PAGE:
Japan’s major train stations can be confusing. For example, JR Tokyo, JR Shinjuku, and JR Ueno are enormous maze-arrays of trains, subways, superways, escalators, shops, underground passageways, and constantly-flowing crowds. Compared to them, JR Sapporo is a breeze. Even when completely revamped in 2003, and despite serving a city of nearly two million people, JR Sapporo Station managed to remain self-contained and manageable.
Coming from New Chitose Airport, you will disembark on an elevated platform with views of the city facing North and South. It’s a pleasant view, and a good preview of the city, but follow the crowds downstairs to the main floor. You’ll pass by kiosks, shops, and, if it’s wintertime, Sapporo denizens standing snugly around portable space heaters installed by the station. Winters in Hokkaido are quite cold, and JR Sapporo Station’s platforms are of course somewhat exposed to the elements. But not to worry. Keep walking: You’ll feel the station sharply warm up by degrees the closer you get to the exit ticket gates, which face East and West.
If you pass through the East Ticket Gate onto the East Concourse, you’ll find yourself facing several stories of luxurious shops, boutiques, and fancy restaurants under the JR Tower Hotel. If you pass through the West Ticket Gate on the West Concourse, you’ll find yourself on the cheaper side of the station, offering more practical shopping, food, drugstores, and eateries.
If you’re ready to take in tourist information, the northwest corner of Sapporo Station has the JR Information Desk and the Hokkaido-Sapporo Tourist Food and Tourism Information Center. A stop there sometime during your stay is recommended. You can pick up multilingual pamphlets and discount coupons for Hokkaido sights, and talk to staff who can tell you how to get around if necessary.
Either ticket gate you choose, you’ll find yourself on the ground-level floor. Sapporo Station has essentially two exits to the outside: North and South. You can peek out of the North Exit to board a bus or walk to the leafy campus of Hokkaido University (click here).
Or you can step out of the South Exit, walk to the main street curb, and turn around for a remarkable view of the exterior of Stellar Place Sapporo (which houses JR Sapporo Station) and environs. Topped by the JR Tower Hotel, and surrounded by skyscrapers on all sides, the quad offers lovely night illumination all year-round.
However, given Hokkaido’s six-month winters, most of the exciting stuff takes place indoors, so let’s return. Look up as you reenter the South Exit and you will see the open-air enclosed piazza of Stellar Place Sapporo, with multistory shopping hemmed in by balconies. We talk more about shopping around the station in a separate article, so loop around and follow the southbound crowds underground.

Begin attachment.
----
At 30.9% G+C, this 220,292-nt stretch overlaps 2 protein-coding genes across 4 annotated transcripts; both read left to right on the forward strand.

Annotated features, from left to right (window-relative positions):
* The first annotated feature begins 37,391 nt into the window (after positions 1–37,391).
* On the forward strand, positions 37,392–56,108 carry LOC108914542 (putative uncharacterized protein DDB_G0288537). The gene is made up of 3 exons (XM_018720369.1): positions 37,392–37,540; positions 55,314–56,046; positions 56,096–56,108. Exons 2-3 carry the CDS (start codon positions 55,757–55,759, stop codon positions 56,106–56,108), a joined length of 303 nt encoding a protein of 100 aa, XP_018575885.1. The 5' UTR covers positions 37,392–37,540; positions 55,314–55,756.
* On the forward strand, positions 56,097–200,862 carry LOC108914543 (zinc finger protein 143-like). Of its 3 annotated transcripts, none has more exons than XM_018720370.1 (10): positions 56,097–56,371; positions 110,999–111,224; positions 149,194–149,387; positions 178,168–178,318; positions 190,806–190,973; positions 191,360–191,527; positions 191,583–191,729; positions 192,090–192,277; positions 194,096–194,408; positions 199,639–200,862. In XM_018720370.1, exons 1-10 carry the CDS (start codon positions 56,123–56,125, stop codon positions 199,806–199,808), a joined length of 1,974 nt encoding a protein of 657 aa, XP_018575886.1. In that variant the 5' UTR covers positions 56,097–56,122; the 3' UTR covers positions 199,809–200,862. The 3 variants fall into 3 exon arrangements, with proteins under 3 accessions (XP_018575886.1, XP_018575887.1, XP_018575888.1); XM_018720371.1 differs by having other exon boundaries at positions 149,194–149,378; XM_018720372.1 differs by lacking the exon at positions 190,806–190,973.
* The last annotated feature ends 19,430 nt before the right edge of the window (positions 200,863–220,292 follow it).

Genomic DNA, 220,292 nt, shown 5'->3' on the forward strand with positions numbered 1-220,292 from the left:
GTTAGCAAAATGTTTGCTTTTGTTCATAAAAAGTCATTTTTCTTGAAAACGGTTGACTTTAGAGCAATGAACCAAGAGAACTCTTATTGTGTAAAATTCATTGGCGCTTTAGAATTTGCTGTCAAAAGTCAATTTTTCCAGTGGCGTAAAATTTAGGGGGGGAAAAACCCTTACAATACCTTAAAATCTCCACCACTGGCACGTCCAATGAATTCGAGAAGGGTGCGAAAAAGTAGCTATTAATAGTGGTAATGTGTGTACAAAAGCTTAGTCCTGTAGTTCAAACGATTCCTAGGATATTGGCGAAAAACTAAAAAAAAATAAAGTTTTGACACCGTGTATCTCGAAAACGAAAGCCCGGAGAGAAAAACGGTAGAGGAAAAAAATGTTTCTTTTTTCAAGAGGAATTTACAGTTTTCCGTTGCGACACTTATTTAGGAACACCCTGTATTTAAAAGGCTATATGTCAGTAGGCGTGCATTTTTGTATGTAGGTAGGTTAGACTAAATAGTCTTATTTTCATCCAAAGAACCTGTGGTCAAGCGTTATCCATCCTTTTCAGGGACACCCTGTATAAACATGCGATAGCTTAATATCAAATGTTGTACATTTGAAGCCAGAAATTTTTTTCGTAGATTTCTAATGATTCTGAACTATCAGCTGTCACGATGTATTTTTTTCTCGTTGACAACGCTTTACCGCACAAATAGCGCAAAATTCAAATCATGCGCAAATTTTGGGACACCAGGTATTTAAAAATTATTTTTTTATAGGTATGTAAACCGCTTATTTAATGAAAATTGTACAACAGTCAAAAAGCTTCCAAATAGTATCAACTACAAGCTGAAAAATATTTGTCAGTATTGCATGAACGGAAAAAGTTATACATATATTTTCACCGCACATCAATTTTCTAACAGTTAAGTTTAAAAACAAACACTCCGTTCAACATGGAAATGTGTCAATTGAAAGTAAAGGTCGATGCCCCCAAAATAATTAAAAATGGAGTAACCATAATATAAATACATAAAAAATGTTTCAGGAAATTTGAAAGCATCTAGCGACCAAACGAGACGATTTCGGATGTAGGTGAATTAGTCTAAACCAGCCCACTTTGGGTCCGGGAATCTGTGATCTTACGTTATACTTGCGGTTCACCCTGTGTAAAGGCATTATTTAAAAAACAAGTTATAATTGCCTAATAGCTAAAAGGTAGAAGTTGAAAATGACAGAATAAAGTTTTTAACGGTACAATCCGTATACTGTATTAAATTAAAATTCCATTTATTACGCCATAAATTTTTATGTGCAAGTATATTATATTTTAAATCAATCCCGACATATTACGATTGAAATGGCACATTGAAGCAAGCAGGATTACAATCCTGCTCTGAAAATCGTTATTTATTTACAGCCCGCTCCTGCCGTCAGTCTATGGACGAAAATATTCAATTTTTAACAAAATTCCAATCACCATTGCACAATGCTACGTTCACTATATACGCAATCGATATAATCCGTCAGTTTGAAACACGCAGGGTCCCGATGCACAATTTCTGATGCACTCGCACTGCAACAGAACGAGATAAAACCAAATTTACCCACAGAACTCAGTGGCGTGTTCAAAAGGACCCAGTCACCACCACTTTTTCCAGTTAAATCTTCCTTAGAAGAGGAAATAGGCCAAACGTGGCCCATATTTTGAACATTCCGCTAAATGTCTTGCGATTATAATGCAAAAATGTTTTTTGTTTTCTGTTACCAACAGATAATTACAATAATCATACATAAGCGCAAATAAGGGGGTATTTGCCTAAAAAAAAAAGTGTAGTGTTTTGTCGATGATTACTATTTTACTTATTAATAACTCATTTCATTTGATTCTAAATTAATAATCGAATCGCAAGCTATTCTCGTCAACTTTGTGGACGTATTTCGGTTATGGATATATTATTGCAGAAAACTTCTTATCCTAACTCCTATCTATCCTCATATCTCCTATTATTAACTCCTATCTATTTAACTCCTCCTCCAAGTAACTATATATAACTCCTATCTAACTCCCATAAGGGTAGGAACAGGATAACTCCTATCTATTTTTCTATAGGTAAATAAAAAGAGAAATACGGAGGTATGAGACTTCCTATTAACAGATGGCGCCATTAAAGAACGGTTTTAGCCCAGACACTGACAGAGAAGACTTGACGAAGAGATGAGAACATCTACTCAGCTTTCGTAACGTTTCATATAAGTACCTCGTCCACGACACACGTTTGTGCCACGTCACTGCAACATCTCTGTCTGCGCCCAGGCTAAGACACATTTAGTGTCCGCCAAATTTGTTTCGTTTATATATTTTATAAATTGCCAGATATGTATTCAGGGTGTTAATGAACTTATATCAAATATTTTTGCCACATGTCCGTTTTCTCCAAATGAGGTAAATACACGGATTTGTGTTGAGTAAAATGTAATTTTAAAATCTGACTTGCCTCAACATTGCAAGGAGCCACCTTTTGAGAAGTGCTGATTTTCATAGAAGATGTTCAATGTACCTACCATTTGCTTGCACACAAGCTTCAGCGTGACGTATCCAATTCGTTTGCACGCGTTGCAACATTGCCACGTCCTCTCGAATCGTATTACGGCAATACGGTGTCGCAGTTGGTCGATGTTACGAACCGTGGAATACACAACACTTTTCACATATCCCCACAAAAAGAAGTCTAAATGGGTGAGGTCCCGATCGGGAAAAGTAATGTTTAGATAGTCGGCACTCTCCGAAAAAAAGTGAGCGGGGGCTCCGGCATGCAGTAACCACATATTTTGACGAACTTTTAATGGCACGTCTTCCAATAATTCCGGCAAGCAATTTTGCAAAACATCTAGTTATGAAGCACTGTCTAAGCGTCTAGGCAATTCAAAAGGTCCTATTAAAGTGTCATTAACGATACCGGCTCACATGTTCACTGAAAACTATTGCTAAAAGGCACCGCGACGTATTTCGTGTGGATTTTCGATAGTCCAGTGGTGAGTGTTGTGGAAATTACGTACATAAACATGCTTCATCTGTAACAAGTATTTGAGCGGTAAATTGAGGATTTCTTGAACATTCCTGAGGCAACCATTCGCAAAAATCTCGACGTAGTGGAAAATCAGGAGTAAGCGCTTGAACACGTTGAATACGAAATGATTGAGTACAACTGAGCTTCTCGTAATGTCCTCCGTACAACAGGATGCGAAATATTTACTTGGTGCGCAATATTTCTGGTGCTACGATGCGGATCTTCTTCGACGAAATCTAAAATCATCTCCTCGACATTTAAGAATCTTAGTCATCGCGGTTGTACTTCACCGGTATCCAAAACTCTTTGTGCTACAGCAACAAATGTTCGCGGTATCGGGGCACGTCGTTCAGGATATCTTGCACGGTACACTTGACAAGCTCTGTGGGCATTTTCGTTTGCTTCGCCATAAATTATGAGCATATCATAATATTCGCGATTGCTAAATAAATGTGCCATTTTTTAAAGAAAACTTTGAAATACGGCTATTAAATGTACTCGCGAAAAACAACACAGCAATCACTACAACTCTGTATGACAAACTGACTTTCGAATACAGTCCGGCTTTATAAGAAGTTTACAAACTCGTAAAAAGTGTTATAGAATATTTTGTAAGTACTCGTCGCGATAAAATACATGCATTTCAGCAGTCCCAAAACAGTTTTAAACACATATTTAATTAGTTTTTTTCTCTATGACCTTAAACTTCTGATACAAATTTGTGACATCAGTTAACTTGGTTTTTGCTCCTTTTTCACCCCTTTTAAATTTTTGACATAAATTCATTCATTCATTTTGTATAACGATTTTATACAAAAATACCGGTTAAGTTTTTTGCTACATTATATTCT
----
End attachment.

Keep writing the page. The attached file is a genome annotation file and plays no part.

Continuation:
Walking down a cascade of short stairwells will bring you through underground malls and by the Sapporo Subway stop, offering access to all major areas within city limits. But walk farther south beyond the subway, and you’ll see a yawning underground corridor that stretches for half a kilometer (close to half a mile) under Sapporo’s major thoroughfare (Ekimae Dori) all the way to Odori Park.
Opened in 2011, the Sapporo Ekimae-dori Underground Walkway (Chikaho) offers climate-controlled comfort in defiance of Hokkaido’s persistent winters. When you eventually reach the Odori area, the walkway passes by “Aurora Town” (a mall running under Odori Park for three blocks). Then the walkway itself becomes an underground mall called “Pole Town” for another half-kilometer. (For information on both malls, click here). Follow that and you’ll reach the end of the passage, which is Susukino, Sapporo’s party zone. If you’re not in the mood to retrace your steps, then jump on the subway; it’s only two stations back to JR Sapporo.
But JR Sapporo’s environs are not all people passing through. We have selected a number of noteworthy hotels within walking distance, and all are to some degree serviced by the well-lit, clean, and spacious underground walkway that originate from JR Sapporo Station.
Again, JR Sapporo Station is relatively easy to navigate, thanks to Sapporo’s layout on a grid. The general rule of thumb is: Destinations are North-South, sights and shopping are East-West. Arrive at JR Sapporo Station, drop your bags, and explore Sapporo’s above- and below-ground world. Yes, you might temporarily get lost. But at least, cozily-nestled underground with everyone else, you’ll stay warm.
Article by Dr. Debito Arudou. All rights reserved.